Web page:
Last week I was awarded a free box of kittens, which I discovered just moments after I’d finished writing the last column. I opened the drapes, ready to start my interactions with the world, and there it was, sitting on my sidewalk. It looked like a box of toys at first, but when I lifted the curly-furred stuffed cow on the top, four three-week-old kittens started to mew, then struggle to get out. I did what any red-blooded American would do: I took them in and began responding to their needs.
As with any caregiving situation, there is a contest between the needs of the caregiver and the caregiven. These kittens didn’t like the taste of the milk replacer at first, so there was some struggle to get them to drink it through the artificial nipple of the baby bottle. My patience was put up against their unhappy hunger, and both patience and hunger won out in the end. As of this writing they are four weeks old and learning to lick; they’ll be drinking from a tiny bowl by the time you read this.
It wasn’t until I picked up the box, however, that I knew I’d been entered in a contest for my humanity, or realized that every day is a contest which we can accept or decline, with unanticipated consequences either way. That’s been the real gift of that box.
Not everyone is given a box with such easy contents to care for. In between feedings last week, I heard a news story on Valley Public Radio’s “Valley Edition” about a Fresno homeless camp that got “displaced” by CalTrans. The people who lived in that camp suddenly not only had no homes but no place to lay their heads. An advocate for homeless people mentioned another camp run by a woman named Dez Martinez as part of her nonprofit, We Are Not Invisible, which she calls “a Safe Camp.’ So, suddenly there were 17 people needing tents and a place to pitch them, more than doubling her Safe Camp’s population.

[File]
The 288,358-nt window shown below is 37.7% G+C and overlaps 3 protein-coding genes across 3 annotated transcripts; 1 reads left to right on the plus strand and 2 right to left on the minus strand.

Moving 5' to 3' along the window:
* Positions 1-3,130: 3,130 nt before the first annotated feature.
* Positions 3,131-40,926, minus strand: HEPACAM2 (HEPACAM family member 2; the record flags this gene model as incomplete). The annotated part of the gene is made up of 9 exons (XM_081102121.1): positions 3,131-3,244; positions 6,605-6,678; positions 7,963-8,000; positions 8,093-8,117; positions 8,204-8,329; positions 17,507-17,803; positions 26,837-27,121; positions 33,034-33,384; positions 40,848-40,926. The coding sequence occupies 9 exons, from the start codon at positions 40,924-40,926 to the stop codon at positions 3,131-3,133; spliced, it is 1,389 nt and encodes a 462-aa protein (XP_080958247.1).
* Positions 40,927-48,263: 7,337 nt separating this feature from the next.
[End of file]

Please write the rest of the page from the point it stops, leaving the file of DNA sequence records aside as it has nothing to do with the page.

The story is quite beautiful, actually. Martinez’s appeal to the Fresno City Council met with the kind of conflicted non-responsiveness you might expect: Councilmembers Esmeralda Soria (a Lindsay native, I might add) and Miguel Arias spoke in support, while Gary Bredefeld protested against getting involved, putting off a decision until the April 8 meeting. Members of the community stepped in with donations of shelters, food and money in the meantime, while members of the camp, old and new, worked to make room for the newcomers. One newcomer, a former tile and granite installer, was building a walkway and handrail out of pallets to make it easier for the elderly members to walk to the bathroom. Another longtime resident was clearing ground for tents, appropriately spaced for virus control, while a woman known for her mechanical abilities and strength, was erecting the donated sheds and shelters.
The contest here, I think, is whether or not we think “these people” are our neighbors. Dez Martinez thinks they are, and has put her eggs in their basket. It’s not without pain or exhaustion, but in this contest, she wins. “The thing that keeps me going is when I break, it’s them that hold me together. Nobody else, it’s them. Because they see me break down a lot lately.”
As I thought about this story, I remembered a beautiful thought from one of Wendell Berry’s, “The Wild Birds.” I find it quoted often, because it is profoundly simple. “The thing of it is,” says the main character, “we are members of each other. All of us. Everything. The difference ain’t in who’s a member and who’s not, but who knows it and who don’t.”
The beauty is that we find our own membership card automatically renewed when we respond to the needs of other members.
Trudy Wischemann is an avid reader who writes. You can send her your bottle-feeding stories c/o P.O. Box 1374, Lindsay CA 93247 or visit www.trudysnotesfromhome.blogspot.com and leave a comment there.
This column is not a news article but the opinion of the writer and does not reflect the views of The Sun-Gazette newspaper.